How do you dry snowy equipment in the field?
The best thing I’ve found to safely dry wet cameras and lenses is a leather chamois from the auto parts store. They are better than a goggle cloth because there so absorbent. I cut them up into small squares to take with me.
Any thoughts on winter camping with camera equipment?
Be cautious with your equipment going through drastic temperature differences. When you go warm to cold or cold to warm that’s when your equipment will fog up. If I’m winter camping I’ll leave my camera in the vestibule and just take the batteries inside the tent.
Any last advice for successful sports shooting?
Whenever you can, try to gain a vantage point or perspective where you can shoot the action from the same level it’s happening.
To see more of Pondella’s photo prowess visit www.christianpondella.com.
Sitting Down with Mountain Bike Pioneer Charlie Kelly
By Colleen Corcoran • Photos by Wende Cragg
Charlie Kelly hauling denim down Repack’s Camera Corner, late 1976, on
his 50-pound modified Schwinn Excelsior. Notice the safety gear –
knee pads, elbow pads, leather gloves and boots – sans helmet.
A pickup truck parade that includes a pink 1953 Chevy leaves the last outpost of civilization – the leafy, hippie oasis that is Fairfax – heading up into the hills, with 50-pound bicycles and two chronometers … To Repack. The Repack trail drops 1,300 feet in 2.1 miles down the east side of Pine Mountain. At the top is an open ridge with views of Mt. Tamalpais, Marin, the San Francisco Bay, and the blue sky beyond. Fred Wolf and Charlie Kelly started the race down Repack, on Oct. 21, 1976, to be precise.
It was here that the words “mountain bike” and the subsequent craze began. Junkers, clunkers, bombers, ballooners, cruisers – paper boy bikes is what they were – $5 Schwinn Excelsior frames rigged with motorcycle levers, thumb shifters co-opted from five-speed touring bicycles, rear-wheel coaster drum brakes, and, eventually, a ten-speed derailleur.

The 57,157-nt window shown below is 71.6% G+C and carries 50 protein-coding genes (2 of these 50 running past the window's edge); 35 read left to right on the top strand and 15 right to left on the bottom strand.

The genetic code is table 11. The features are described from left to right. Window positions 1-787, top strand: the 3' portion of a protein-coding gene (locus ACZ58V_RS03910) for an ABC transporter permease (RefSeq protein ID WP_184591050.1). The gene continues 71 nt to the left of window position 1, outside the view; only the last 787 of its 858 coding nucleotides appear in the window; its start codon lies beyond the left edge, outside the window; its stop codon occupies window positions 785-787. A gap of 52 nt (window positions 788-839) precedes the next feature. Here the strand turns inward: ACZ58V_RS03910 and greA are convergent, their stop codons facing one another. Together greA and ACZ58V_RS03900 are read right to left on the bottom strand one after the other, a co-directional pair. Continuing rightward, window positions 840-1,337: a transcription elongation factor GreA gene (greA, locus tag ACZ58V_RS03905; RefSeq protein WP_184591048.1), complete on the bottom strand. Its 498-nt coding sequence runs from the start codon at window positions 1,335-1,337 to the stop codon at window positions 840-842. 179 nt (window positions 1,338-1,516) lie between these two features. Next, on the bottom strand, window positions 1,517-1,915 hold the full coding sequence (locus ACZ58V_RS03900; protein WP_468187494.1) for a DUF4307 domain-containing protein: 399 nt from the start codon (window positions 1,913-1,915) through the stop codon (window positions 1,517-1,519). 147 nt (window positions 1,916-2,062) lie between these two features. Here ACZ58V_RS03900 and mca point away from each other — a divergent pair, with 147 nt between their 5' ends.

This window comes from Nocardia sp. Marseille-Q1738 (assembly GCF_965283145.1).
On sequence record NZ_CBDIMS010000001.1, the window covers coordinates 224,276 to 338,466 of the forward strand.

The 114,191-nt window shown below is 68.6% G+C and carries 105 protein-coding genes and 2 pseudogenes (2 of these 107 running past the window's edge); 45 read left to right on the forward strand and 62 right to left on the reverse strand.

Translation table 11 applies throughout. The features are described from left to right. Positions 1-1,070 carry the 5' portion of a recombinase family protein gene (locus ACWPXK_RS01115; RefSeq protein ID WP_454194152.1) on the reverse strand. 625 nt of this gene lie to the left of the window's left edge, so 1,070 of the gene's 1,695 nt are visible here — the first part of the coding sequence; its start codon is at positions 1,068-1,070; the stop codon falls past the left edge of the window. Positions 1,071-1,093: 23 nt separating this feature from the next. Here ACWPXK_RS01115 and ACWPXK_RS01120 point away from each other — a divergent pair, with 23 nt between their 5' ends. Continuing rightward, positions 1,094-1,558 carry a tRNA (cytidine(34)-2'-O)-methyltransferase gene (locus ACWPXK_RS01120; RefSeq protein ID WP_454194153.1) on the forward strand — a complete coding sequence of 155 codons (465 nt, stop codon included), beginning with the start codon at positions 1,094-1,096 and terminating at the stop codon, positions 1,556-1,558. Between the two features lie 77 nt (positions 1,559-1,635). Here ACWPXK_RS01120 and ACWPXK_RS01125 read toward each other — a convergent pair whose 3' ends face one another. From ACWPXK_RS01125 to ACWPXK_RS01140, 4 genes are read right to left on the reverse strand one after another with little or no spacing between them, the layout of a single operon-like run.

“Hardly anyone ever asks me,” says Charlie Kelly, “but if I had to pick the day mountain biking started, it was the day in September 1977 that Joe (Breeze) rolled out his first Breezer inspired by Repack.”
Kelly’s ragged Schwinn beater had broken. Fellow dirt cycling revolutionary Joe Breeze built him a new steed – the 18-speed, 38-pound bicycle that would soon open other influential eyes to the possibilities of geared, fat-tire off-road bikes.
In 1979, the revolution shifted gears when Breeze and Otis Guy brought a primitive Breezer to Tom Ritchey on his Peninsula mountaintop. Until then, the mustachioed and wild-eyed Ritchey had been riding wire bead road tires across Santa Cruz Mountain hiking trails. He decided, upon seeing the Breezer, to build his own fat-tire frame.
This is how it would come to pass that Ritchey, the fastest frame builder in the West, strung together nine beautifully anonymous frames with no thought as to who would buy them or why. From his prolific garage workshop he wandered into the wet fog, thrashed around in the Bermuda Triangle of open space, and returned to fillet braze bicycles by the light of a woodstove.
“Want to help me assemble these and sell them?” Gary Fisher asked Kelly one day.
“Why not?” Kelly shot back.